If a fellow employee threatened and harassed me outside of work, is our employer obligated by law to allow me to transfer to another location?

UPDATED: Sep 2, 2011

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If a fellow employee threatened and harassed me outside of work, is our employer obligated by law to allow me to transfer to another location?

A fellow employee harassed and threatened me outside of work. I don’t feel safe working with them anymore. Because it did not happen inside of work, is my employer obligated by law to do something about it?

Asked on September 2, 2011 under Employment Labor Law, Massachusetts


SJZ, Member, New York Bar / FreeAdvice Contributing Attorney

Answered 11 years ago | Contributor

No, the employer is no obligated to transfer you to another location. However, if he does not do this, but he is aware of the situation (of the threat and harassment), and if you are then injured or attacked *at work* he could face liablity for "negligent supervision"--i.e. for not taking reasonable steps to avoid the injury. So while he does not have to do anything on a forward looking basis, if something happens at work due to a situation of which he is aware, he could be liable. If is therefore in your employer's interest to transfer you to avoid conflict, even if it is not, strictly speaking, required that the employer do this.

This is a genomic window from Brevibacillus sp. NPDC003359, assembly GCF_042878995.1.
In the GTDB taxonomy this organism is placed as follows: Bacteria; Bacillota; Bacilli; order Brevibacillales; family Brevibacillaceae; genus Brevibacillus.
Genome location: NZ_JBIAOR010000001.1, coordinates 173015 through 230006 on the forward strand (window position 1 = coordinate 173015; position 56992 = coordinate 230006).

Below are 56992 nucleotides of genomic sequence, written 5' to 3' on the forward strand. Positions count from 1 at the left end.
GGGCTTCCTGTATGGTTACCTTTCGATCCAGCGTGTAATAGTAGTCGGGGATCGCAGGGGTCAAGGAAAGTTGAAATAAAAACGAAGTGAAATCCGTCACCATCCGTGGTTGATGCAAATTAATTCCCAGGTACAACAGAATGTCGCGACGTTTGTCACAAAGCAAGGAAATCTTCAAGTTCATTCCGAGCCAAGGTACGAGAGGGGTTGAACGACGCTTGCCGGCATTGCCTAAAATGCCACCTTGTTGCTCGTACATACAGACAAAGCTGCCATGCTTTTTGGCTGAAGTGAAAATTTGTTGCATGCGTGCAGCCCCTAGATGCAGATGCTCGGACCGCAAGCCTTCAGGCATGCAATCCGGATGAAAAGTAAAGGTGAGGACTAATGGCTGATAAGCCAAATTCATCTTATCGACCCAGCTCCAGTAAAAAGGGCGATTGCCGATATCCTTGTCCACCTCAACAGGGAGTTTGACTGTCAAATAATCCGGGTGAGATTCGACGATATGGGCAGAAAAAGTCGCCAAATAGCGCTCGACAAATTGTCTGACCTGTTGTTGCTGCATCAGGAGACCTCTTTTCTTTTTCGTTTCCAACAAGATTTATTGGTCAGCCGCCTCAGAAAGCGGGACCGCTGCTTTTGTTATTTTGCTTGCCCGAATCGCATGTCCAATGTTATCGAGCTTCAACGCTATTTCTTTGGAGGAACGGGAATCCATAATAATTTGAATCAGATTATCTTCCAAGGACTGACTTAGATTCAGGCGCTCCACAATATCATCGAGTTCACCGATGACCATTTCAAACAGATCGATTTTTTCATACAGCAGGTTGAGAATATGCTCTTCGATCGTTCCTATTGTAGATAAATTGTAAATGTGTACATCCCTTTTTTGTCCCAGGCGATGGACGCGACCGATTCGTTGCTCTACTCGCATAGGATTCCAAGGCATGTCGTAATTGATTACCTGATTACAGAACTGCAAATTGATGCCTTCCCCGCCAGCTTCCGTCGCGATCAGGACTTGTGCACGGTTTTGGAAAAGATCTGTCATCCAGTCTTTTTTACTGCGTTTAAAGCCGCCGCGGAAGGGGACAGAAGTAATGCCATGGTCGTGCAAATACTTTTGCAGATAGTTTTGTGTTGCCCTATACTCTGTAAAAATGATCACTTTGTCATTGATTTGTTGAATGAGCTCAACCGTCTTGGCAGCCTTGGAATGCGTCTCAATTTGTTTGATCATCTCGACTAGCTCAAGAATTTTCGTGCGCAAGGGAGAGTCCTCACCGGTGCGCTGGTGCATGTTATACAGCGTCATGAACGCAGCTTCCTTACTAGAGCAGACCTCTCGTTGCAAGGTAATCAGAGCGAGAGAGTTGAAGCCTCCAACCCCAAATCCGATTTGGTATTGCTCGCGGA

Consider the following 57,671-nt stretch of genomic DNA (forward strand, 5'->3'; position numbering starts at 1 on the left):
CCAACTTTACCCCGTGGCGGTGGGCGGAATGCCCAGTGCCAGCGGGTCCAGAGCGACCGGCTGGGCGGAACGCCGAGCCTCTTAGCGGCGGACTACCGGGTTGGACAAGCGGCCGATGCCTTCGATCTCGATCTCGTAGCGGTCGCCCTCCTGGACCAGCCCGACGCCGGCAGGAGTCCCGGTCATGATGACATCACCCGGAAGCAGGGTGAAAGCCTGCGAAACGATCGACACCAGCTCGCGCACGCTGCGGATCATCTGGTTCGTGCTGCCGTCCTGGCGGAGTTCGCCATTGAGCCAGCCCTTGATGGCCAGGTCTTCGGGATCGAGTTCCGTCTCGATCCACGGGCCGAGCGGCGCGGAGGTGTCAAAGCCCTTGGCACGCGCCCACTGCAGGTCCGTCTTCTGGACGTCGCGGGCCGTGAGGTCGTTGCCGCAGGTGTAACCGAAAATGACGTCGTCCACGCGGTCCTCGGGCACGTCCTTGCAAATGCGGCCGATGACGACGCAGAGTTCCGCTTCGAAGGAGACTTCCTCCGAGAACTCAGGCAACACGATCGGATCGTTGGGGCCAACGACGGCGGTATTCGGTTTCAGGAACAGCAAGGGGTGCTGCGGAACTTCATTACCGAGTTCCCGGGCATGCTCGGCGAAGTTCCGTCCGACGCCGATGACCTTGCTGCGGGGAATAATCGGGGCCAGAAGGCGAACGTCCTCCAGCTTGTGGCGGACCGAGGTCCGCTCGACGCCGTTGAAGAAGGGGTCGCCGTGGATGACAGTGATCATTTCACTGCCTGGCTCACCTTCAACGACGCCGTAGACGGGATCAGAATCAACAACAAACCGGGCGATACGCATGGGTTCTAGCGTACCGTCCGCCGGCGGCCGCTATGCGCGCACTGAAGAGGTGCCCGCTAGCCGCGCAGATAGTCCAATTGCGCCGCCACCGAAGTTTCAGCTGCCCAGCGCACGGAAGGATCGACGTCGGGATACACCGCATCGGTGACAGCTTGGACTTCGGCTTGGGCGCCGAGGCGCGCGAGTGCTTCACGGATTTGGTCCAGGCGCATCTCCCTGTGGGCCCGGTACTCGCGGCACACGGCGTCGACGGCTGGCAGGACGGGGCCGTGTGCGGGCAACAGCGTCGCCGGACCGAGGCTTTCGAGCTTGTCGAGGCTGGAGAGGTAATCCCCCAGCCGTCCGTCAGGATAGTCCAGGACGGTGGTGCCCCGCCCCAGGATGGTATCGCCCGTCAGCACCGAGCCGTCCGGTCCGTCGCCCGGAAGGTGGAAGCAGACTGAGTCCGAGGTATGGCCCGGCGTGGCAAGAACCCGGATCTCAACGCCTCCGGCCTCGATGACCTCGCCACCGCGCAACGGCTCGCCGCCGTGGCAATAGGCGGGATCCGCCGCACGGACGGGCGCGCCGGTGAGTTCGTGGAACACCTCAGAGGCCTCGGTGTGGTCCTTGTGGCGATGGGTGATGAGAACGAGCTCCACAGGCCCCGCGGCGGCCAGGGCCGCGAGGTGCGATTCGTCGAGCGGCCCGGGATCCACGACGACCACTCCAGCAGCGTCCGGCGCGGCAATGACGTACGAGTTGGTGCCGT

Have you considered actions not involving your employer? For example, depending on the extent, frequency, etc. of the harassment and threats, you may be able to get protective order against this person.

IMPORTANT NOTICE: The Answer(s) provided above are for general information only. The attorney providing the answer was not serving as the attorney for the person submitting the question or in any attorney-client relationship with such person. Laws may vary from state to state, and sometimes change. Tiny variations in the facts, or a fact not set forth in a question, often can change a legal outcome or an attorney's conclusion. Although AttorneyPages.com has verified the attorney was admitted to practice law in at least one jurisdiction, he or she may not be authorized to practice law in the jurisdiction referred to in the question, nor is he or she necessarily experienced in the area of the law involved. Unlike the information in the Answer(s) above, upon which you should NOT rely, for personal advice you can rely upon we suggest you retain an attorney to represent you.

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